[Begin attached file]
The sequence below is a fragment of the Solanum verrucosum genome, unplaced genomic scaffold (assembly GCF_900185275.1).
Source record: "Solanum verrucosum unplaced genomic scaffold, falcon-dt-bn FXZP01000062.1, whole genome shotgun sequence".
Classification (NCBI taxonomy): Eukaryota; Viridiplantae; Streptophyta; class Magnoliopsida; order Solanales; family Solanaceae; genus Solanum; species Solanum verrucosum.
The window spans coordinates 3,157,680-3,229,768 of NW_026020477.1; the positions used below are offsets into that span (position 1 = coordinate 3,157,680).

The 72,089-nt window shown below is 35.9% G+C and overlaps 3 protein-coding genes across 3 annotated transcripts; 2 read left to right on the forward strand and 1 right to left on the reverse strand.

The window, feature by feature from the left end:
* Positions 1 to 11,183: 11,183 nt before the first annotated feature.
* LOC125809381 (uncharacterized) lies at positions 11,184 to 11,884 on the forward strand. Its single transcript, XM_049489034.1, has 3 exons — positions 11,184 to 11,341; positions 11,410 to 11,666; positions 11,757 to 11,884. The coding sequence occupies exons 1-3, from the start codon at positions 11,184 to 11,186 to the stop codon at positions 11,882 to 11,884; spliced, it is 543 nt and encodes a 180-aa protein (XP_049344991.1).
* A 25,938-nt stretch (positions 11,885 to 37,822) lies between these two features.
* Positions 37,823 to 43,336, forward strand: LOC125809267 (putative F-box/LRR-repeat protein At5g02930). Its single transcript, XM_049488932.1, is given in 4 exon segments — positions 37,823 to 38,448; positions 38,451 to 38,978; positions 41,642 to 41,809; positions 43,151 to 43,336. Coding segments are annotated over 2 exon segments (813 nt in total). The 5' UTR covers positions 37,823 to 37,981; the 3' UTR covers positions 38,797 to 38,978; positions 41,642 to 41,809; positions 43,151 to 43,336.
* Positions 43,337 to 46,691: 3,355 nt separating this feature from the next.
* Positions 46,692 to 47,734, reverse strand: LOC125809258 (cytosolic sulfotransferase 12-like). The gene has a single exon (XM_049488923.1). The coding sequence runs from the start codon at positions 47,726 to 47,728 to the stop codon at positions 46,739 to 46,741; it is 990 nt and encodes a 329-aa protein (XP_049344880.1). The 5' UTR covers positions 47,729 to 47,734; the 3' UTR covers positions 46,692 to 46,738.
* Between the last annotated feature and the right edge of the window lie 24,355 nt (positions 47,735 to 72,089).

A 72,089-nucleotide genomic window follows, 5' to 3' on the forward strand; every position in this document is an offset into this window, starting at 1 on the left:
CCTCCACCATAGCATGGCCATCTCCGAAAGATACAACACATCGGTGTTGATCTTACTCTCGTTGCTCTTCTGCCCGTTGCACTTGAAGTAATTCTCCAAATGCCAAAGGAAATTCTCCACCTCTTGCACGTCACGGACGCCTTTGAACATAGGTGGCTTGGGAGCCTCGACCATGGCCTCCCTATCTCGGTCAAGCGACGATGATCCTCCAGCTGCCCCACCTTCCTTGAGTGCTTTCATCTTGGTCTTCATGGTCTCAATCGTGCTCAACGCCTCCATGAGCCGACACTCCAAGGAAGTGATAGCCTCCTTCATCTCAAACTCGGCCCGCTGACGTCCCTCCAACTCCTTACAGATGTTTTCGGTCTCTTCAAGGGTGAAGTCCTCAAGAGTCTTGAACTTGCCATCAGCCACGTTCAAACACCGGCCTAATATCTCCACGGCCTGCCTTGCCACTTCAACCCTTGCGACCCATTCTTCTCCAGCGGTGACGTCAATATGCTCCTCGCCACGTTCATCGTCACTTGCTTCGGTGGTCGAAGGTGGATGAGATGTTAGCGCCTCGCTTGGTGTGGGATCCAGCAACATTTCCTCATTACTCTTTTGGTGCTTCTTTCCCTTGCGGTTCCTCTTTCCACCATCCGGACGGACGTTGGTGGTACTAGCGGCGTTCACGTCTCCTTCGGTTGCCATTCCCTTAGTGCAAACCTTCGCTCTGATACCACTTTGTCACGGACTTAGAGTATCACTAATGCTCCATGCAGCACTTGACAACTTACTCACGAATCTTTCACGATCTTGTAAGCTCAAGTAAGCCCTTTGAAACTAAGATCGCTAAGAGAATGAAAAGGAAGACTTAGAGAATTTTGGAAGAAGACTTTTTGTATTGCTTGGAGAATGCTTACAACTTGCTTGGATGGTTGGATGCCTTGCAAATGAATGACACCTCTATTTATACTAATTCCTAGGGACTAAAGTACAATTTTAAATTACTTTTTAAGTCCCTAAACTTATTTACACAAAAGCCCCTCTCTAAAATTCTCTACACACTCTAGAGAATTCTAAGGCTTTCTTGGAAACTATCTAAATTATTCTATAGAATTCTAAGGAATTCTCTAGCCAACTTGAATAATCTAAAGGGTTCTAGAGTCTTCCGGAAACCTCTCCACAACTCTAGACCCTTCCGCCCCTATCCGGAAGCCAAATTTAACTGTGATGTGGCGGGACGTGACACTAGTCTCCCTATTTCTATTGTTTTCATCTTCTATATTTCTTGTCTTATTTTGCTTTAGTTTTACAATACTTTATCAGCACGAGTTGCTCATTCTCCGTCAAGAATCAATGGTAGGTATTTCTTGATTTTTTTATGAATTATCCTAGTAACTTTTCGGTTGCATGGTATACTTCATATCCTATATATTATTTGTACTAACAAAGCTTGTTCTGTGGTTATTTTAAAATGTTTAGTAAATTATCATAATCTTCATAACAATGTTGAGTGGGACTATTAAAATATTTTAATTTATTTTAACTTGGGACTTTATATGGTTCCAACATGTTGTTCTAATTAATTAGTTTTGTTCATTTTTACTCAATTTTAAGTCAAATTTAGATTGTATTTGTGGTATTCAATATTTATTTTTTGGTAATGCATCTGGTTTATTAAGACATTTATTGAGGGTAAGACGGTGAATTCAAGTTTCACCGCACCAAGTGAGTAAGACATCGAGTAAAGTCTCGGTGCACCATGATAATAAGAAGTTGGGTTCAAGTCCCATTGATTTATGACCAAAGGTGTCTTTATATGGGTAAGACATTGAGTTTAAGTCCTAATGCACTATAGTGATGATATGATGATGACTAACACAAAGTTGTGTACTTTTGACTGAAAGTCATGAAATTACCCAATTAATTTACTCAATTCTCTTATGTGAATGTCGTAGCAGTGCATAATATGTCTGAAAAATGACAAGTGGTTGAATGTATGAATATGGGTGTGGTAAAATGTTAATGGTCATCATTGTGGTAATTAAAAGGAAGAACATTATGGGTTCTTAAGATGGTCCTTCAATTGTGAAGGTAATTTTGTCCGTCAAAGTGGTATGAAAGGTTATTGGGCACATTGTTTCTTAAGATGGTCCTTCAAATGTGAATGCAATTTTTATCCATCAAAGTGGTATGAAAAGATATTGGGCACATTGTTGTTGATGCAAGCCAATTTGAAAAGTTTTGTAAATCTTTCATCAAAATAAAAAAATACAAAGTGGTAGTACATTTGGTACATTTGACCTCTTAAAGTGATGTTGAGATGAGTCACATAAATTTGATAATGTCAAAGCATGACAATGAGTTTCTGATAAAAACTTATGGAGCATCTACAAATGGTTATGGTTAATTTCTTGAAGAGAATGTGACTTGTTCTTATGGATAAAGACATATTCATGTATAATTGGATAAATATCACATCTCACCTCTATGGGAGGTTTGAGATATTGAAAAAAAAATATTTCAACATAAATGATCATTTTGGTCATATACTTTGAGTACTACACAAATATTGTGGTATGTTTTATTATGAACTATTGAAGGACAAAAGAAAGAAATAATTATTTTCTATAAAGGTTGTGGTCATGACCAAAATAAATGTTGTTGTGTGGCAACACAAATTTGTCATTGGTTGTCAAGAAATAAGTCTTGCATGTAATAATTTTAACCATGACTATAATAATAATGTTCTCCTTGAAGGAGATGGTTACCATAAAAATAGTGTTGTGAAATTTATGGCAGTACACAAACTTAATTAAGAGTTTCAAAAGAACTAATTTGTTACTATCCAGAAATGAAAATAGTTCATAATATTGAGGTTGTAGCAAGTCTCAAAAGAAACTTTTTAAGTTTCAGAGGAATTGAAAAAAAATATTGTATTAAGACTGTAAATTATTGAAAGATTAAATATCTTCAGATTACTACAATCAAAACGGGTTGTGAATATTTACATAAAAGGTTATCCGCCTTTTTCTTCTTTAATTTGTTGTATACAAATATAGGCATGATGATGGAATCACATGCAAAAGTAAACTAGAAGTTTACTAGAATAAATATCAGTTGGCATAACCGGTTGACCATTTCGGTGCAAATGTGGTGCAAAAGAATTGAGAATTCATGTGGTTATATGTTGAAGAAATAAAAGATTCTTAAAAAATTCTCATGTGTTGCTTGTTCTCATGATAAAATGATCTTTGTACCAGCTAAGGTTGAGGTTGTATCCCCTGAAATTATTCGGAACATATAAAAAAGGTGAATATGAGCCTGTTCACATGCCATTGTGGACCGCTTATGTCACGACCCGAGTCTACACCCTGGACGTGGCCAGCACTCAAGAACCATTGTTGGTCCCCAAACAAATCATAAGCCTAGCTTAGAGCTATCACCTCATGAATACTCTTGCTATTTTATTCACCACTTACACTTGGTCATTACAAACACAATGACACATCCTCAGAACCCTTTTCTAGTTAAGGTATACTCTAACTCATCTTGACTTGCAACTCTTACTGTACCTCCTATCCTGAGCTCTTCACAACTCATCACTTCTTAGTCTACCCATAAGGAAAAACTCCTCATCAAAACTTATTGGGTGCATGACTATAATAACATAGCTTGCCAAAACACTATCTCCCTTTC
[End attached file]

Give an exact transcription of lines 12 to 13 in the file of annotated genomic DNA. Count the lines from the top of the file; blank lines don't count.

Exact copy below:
* Positions 46,692 to 47,734, reverse strand: LOC125809258 (cytosolic sulfotransferase 12-like). The gene has a single exon (XM_049488923.1). The coding sequence runs from the start codon at positions 47,726 to 47,728 to the stop codon at positions 46,739 to 46,741; it is 990 nt and encodes a 329-aa protein (XP_049344880.1). The 5' UTR covers positions 47,729 to 47,734; the 3' UTR covers positions 46,692 to 46,738.
* Between the last annotated feature and the right edge of the window lie 24,355 nt (positions 47,735 to 72,089).